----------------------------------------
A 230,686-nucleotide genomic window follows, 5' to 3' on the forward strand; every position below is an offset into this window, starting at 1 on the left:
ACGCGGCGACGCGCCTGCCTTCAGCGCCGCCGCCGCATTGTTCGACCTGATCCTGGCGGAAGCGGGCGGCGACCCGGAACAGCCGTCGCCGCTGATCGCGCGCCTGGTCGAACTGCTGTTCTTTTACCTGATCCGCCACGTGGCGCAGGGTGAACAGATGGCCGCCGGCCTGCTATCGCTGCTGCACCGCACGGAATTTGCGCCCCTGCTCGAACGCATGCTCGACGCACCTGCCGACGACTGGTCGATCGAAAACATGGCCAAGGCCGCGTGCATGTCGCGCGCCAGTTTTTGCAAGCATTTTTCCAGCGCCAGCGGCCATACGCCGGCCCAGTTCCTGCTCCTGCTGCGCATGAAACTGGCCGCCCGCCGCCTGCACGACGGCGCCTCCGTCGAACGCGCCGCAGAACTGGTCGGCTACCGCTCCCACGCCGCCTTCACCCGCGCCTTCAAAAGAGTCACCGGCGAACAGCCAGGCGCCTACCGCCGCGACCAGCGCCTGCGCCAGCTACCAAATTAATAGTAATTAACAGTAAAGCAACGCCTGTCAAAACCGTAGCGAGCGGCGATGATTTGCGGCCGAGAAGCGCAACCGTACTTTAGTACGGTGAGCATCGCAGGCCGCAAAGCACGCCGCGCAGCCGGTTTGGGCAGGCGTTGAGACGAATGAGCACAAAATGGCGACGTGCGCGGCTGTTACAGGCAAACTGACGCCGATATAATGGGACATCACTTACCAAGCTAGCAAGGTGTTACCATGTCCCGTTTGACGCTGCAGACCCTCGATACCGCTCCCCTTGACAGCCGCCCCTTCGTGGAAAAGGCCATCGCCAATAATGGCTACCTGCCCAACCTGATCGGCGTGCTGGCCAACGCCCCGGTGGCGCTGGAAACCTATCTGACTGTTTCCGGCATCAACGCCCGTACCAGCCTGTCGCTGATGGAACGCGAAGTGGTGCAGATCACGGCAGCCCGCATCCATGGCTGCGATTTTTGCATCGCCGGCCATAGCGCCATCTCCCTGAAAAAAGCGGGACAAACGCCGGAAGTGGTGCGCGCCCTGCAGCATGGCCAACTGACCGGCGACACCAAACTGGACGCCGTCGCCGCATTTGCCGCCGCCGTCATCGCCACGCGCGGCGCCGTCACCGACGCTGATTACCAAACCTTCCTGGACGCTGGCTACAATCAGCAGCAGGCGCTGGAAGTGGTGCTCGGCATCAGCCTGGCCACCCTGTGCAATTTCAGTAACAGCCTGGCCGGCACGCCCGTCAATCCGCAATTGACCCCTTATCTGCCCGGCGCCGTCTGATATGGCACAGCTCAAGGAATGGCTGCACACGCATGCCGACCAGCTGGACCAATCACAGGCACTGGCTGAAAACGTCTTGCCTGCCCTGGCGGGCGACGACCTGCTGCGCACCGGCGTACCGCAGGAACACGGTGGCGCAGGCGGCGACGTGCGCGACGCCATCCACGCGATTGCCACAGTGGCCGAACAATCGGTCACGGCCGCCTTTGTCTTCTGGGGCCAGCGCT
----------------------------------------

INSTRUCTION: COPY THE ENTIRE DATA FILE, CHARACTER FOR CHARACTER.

A 230,686-nucleotide genomic window follows, 5' to 3' on the forward strand; every position below is an offset into this window, starting at 1 on the left:
ACGCGGCGACGCGCCTGCCTTCAGCGCCGCCGCCGCATTGTTCGACCTGATCCTGGCGGAAGCGGGCGGCGACCCGGAACAGCCGTCGCCGCTGATCGCGCGCCTGGTCGAACTGCTGTTCTTTTACCTGATCCGCCACGTGGCGCAGGGTGAACAGATGGCCGCCGGCCTGCTATCGCTGCTGCACCGCACGGAATTTGCGCCCCTGCTCGAACGCATGCTCGACGCACCTGCCGACGACTGGTCGATCGAAAACATGGCCAAGGCCGCGTGCATGTCGCGCGCCAGTTTTTGCAAGCATTTTTCCAGCGCCAGCGGCCATACGCCGGCCCAGTTCCTGCTCCTGCTGCGCATGAAACTGGCCGCCCGCCGCCTGCACGACGGCGCCTCCGTCGAACGCGCCGCAGAACTGGTCGGCTACCGCTCCCACGCCGCCTTCACCCGCGCCTTCAAAAGAGTCACCGGCGAACAGCCAGGCGCCTACCGCCGCGACCAGCGCCTGCGCCAGCTACCAAATTAATAGTAATTAACAGTAAAGCAACGCCTGTCAAAACCGTAGCGAGCGGCGATGATTTGCGGCCGAGAAGCGCAACCGTACTTTAGTACGGTGAGCATCGCAGGCCGCAAAGCACGCCGCGCAGCCGGTTTGGGCAGGCGTTGAGACGAATGAGCACAAAATGGCGACGTGCGCGGCTGTTACAGGCAAACTGACGCCGATATAATGGGACATCACTTACCAAGCTAGCAAGGTGTTACCATGTCCCGTTTGACGCTGCAGACCCTCGATACCGCTCCCCTTGACAGCCGCCCCTTCGTGGAAAAGGCCATCGCCAATAATGGCTACCTGCCCAACCTGATCGGCGTGCTGGCCAACGCCCCGGTGGCGCTGGAAACCTATCTGACTGTTTCCGGCATCAACGCCCGTACCAGCCTGTCGCTGATGGAACGCGAAGTGGTGCAGATCACGGCAGCCCGCATCCATGGCTGCGATTTTTGCATCGCCGGCCATAGCGCCATCTCCCTGAAAAAAGCGGGACAAACGCCGGAAGTGGTGCGCGCCCTGCAGCATGGCCAACTGACCGGCGACACCAAACTGGACGCCGTCGCCGCATTTGCCGCCGCCGTCATCGCCACGCGCGGCGCCGTCACCGACGCTGATTACCAAACCTTCCTGGACGCTGGCTACAATCAGCAGCAGGCGCTGGAAGTGGTGCTCGGCATCAGCCTGGCCACCCTGTGCAATTTCAGTAACAGCCTGGCCGGCACGCCCGTCAATCCGCAATTGACCCCTTATCTGCCCGGCGCCGTCTGATATGGCACAGCTCAAGGAATGGCTGCACACGCATGCCGACCAGCTGGACCAATCACAGGCACTGGCTGAAAACGTCTTGCCTGCCCTGGCGGGCGACGACCTGCTGCGCACCGGCGTACCGCAGGAACACGGTGGCGCAGGCGGCGACGTGCGCGACGCCATCCACGCGATTGCCACAGTGGCCGAACAATCGGTCACGGCCGCCTTTGTCTTCTGGGGCCAGCGCT